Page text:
Around here asparagus is often referred to a "Green GOLD" and that may be more true now than usual.

Most agricultural prices have plummeted during the pandemic, but the price of asparagus is the exception—it’s gone up. That’s good for local growers because the majority of the asparagus competing in the U.S. is grown in Mexico and Peru, and the pandemic has seriously disrupted those markets.

This leaves American farmers as the country’s main provider of the vegetable, and farmers who had not negotiated a price for their crop before the coronavirus are receiving more than $60 per 28 pound crate—last year they got closer to $40 for the same amount.

But that’s not where the price hike for consumers comes from—shoppers are seeing prices of up to $6.38 per pound in some stores because there’s a shortage of the veggie.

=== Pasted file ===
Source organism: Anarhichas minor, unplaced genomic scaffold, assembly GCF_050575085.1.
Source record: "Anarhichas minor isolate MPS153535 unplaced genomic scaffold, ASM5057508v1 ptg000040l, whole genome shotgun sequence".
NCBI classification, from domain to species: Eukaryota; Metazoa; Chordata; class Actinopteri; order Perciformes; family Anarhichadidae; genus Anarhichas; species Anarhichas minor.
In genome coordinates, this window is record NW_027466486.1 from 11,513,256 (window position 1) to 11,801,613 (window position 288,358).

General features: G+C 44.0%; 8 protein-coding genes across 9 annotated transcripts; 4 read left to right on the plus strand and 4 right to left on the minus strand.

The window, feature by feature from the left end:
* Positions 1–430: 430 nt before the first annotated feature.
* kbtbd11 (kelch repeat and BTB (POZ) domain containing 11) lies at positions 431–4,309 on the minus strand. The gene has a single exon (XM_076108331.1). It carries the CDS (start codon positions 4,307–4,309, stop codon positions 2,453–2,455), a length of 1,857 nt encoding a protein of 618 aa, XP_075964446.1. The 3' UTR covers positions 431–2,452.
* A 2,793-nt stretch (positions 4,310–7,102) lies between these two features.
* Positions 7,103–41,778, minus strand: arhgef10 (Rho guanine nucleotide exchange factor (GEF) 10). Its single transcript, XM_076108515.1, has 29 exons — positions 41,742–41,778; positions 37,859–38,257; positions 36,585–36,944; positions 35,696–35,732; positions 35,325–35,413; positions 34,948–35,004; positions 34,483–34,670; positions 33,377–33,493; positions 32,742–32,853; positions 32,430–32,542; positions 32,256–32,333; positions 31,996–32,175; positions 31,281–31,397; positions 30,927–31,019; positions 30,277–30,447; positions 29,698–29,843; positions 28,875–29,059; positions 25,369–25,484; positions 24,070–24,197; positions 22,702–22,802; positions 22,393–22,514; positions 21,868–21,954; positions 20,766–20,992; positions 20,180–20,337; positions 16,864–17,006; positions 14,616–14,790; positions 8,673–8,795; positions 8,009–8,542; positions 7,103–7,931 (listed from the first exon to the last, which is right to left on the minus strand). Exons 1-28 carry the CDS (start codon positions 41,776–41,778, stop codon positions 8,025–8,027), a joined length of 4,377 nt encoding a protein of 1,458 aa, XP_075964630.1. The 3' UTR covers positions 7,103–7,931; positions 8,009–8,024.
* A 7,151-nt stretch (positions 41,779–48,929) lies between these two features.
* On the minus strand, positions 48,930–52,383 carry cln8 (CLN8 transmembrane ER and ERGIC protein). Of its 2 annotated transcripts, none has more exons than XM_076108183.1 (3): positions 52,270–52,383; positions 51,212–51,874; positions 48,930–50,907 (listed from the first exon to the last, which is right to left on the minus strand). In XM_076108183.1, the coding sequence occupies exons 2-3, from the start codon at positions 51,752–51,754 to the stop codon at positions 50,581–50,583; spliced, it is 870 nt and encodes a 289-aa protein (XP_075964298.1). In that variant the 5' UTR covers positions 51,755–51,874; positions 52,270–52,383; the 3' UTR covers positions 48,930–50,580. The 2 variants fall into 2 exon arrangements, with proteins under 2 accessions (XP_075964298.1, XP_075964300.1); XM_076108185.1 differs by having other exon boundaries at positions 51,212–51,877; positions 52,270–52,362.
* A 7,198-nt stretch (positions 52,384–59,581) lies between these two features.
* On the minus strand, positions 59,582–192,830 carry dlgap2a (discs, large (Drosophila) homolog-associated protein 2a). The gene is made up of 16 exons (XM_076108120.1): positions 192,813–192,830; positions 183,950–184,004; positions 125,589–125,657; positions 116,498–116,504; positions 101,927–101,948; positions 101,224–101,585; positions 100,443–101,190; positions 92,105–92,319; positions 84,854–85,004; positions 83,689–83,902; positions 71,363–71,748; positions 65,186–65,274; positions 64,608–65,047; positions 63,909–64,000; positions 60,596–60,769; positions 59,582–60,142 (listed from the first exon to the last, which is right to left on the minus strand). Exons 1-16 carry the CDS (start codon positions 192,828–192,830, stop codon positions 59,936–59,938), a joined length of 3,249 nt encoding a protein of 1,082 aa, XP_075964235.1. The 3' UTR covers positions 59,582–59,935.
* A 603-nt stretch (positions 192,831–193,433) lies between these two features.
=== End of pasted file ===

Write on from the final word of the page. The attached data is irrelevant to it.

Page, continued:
United Press International reports the shortage should end once Mexico and Peru are again able to supply the U.S. with asparagus, but there’s no way to know when that will be. "Asparagus from Peru normally comes here in the bellies of passenger planes... those aren't coming, in anymore, and so neither is asparagus.....Mexico still is able to truck produce across the border, but Mexican farmers are having trouble obtaining labor to cut and package their crops."




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